It is the 3rd century AD and the Roman Empire has extended its domain to Gaul and currently occupies part of Paris.
In another part of the town, a troublesome Christian evangelist refuses to submit to Roman power, and continues to preach the message of a Palestinian called Jesus who was killed by the Romans in Jerusalem 300 years ago.
The evangelist is called Dionysius and has for assistants two equally dogged evangelists named Rusticus and Eleutherius. Because the three have refused to renounce their strange faith and embrace Roman gods, they are sentenced to death by decapitation — to have their heads removed from their shoulders.
The two followers die, but Dionysius is able to defy, not only the Romans, but also the laws of physics and biology. As soon as his head is cut off, he picks it up and holds it in his hands and starts walking a distance of some nine kilometres, all the time preaching some sermon or other. Finally, he falls and his faithful congregation bury him.
The venue of the execution is what is called Montmartre today, to the north of Paris, and the place of Dionysius’s burial is called Saint Denis, and that’s where is found the Basilica named after that famous martyr, who was also the first Bishop of Paris.
Now, all faiths thrive on myths, each one of them more fantastical than the one you heard last. The problem comes when contending myths clash, conversations become impossible and military might is brought into the argument.
The young men and women who attacked Paris last week and ended up dying in Saint Denis are driven by their own set of myths, which tell them that when they blow themselves up and die they do not actually die, but they get translated to heaven where the pleasures they have been denied in this cruel world will be aplenty — and for free.
The irony woven into the clash of these myths in our time is that a very few individuals — situated in the midst of masses of people who may have very little to do with the cacophonous and incomprehensible argument — may determine the fates of these victimised majorities more than once or twice.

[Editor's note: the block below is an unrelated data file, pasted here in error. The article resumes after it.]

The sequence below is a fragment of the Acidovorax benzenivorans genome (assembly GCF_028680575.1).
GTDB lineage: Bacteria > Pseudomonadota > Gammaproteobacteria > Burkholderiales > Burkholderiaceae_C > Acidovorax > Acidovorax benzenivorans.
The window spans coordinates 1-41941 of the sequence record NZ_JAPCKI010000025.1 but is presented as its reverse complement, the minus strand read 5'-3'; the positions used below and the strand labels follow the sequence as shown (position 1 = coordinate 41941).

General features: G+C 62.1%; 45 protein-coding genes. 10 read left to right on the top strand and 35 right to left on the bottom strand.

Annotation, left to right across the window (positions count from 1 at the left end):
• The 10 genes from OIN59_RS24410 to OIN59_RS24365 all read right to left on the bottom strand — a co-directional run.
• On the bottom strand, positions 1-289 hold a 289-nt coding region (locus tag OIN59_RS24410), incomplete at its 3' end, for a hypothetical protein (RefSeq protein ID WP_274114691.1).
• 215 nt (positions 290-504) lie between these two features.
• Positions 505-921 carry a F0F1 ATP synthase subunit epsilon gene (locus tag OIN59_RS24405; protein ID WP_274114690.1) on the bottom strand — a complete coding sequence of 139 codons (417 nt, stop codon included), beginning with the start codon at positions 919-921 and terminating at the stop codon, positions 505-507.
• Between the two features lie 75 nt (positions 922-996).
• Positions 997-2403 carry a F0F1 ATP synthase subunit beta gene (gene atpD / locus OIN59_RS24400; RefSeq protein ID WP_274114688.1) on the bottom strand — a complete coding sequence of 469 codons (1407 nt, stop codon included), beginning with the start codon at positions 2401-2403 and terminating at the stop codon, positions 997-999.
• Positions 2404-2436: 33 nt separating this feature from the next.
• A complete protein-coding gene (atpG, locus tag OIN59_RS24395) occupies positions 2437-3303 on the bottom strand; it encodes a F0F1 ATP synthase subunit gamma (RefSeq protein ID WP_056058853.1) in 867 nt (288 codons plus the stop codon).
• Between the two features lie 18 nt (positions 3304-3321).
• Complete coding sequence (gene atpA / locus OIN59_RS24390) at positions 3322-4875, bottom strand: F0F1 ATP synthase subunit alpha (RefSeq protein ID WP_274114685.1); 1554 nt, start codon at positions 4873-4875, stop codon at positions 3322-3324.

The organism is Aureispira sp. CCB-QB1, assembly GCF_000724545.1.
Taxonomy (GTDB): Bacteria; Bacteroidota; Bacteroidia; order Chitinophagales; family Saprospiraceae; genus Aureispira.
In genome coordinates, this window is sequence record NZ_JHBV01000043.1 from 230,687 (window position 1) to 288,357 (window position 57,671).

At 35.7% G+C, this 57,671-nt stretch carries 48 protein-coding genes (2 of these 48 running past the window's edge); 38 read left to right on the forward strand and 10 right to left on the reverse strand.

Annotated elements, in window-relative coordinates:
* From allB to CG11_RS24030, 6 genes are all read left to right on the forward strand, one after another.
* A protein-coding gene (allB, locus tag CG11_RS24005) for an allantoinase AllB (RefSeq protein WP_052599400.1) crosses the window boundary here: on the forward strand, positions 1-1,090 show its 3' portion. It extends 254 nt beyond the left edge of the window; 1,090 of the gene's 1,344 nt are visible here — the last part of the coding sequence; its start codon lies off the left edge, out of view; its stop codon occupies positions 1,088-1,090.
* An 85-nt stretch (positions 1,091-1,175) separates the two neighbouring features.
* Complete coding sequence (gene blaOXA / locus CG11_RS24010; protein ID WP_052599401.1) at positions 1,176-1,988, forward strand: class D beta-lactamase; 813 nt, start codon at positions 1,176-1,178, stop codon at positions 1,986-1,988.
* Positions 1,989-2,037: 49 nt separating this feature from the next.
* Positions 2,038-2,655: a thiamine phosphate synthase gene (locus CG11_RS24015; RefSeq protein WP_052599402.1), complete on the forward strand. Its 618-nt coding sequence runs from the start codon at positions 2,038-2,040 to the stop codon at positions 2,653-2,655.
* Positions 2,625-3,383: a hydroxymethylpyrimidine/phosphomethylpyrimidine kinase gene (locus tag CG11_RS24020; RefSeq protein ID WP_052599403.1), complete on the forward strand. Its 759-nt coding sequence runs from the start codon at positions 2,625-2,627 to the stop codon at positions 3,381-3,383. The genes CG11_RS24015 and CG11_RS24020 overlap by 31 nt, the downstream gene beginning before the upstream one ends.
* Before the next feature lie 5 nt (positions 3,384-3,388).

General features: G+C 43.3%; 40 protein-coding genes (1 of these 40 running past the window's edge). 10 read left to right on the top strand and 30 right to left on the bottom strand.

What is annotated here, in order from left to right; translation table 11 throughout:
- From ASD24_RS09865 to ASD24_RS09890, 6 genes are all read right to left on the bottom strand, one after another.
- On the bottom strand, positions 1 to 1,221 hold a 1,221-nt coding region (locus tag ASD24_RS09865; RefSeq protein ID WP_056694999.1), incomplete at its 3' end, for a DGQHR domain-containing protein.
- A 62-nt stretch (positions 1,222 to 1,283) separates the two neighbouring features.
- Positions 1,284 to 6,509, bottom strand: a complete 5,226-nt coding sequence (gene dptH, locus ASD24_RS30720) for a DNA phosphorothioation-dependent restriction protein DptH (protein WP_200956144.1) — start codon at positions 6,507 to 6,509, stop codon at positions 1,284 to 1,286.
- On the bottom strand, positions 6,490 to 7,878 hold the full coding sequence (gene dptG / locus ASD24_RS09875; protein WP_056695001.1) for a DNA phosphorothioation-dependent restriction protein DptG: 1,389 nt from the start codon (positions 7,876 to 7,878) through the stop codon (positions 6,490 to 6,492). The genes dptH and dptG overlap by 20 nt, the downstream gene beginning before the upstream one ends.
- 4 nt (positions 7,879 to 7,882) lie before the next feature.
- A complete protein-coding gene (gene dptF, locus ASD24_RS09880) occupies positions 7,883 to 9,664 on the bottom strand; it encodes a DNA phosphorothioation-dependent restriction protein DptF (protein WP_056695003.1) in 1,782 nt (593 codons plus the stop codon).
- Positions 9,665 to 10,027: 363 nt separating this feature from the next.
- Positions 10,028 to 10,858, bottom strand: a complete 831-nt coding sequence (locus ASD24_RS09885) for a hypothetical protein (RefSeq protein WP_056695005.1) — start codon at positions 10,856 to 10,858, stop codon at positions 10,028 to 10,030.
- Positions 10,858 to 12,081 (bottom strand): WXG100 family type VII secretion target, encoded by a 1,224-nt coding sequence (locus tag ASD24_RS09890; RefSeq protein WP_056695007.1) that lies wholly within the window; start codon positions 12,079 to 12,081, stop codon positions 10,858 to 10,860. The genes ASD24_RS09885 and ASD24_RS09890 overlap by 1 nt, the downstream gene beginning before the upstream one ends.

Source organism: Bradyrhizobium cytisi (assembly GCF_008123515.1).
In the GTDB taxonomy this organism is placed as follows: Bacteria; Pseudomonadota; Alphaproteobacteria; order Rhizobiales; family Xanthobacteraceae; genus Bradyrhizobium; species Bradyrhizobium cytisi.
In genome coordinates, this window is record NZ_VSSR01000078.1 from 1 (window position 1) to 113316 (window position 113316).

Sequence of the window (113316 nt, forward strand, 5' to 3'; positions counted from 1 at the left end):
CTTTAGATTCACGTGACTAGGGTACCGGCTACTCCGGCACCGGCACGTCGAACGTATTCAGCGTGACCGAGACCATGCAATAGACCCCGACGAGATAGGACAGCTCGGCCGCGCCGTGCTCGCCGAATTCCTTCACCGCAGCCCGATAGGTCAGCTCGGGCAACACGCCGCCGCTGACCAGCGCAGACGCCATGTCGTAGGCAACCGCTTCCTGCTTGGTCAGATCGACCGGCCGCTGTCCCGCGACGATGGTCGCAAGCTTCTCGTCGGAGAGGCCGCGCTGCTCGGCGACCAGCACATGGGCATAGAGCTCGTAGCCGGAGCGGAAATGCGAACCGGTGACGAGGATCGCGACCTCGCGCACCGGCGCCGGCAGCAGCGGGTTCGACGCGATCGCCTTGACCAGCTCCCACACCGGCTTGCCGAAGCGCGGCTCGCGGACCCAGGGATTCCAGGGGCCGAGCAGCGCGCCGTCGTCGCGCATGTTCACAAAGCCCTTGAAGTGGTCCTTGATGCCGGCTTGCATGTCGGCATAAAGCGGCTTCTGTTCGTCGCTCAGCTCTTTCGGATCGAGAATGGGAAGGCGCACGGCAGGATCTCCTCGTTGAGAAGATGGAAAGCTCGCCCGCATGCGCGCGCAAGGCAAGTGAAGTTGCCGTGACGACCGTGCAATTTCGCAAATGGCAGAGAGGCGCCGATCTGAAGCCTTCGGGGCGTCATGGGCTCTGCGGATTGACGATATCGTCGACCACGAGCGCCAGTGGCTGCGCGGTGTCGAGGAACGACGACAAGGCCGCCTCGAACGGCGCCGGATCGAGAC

So that, for instance, the various strands of sectarian strife in the Middle East and the Levant dish up hundreds of thousands of refugees who, having trudged and slogged thousands of miles, wash up on the shores and walls of Europe seeking safety, and Europe, nagged by some residual conscience, must consider the consequences of letting in these throngs of desperate people who may, however, count among their numbers those who seek entry as an opportunity to harm those who receive and feed them.
Racists, purists and sundry bigots need no encouragement when it comes to xenophobia, and the French police on the streets will be only too happy to whisk away people who “look like” Arabs, Africans and terrorists.
As a young man frequently in Paris and Marseille, I found that France was the only place I had to carry my passport with me all the time, simply because I “looked like” an African.
I expect that will worsen now because they have been handed an unassailable justification. Attacking the French as they do very French things, like eating out in their cafes and restaurants and on their terraces? Shooting and killing concertgoers? Trying to disrupt a soccer match in which “les Bleus” are actually beating the dreaded German Mannschaft? Who dare do that?
The validity of the Schengen visa that nowadays allows almost unhindered access to most European countries is now being interrogated. If the visa loses its currency, and the French re-establish their own, God help those who will want to apply for it.
As for those who are trying to run away from the rock-and hard-place dilemma of the Assad-ISIS equation, they may find that what ISIS has managed to do is to ensure that they will not be received in Europe, and that their lot is with a region that seems to have no limit to the destruction it wills on itself.
Jenerali Ulimwengu is chairman of the board of the Raia Mwema newspaper and an aocate of the High Court in Dar es Salaam. E-mail: firstname.lastname@example.org
SOURCE: THE EAST AFRICAN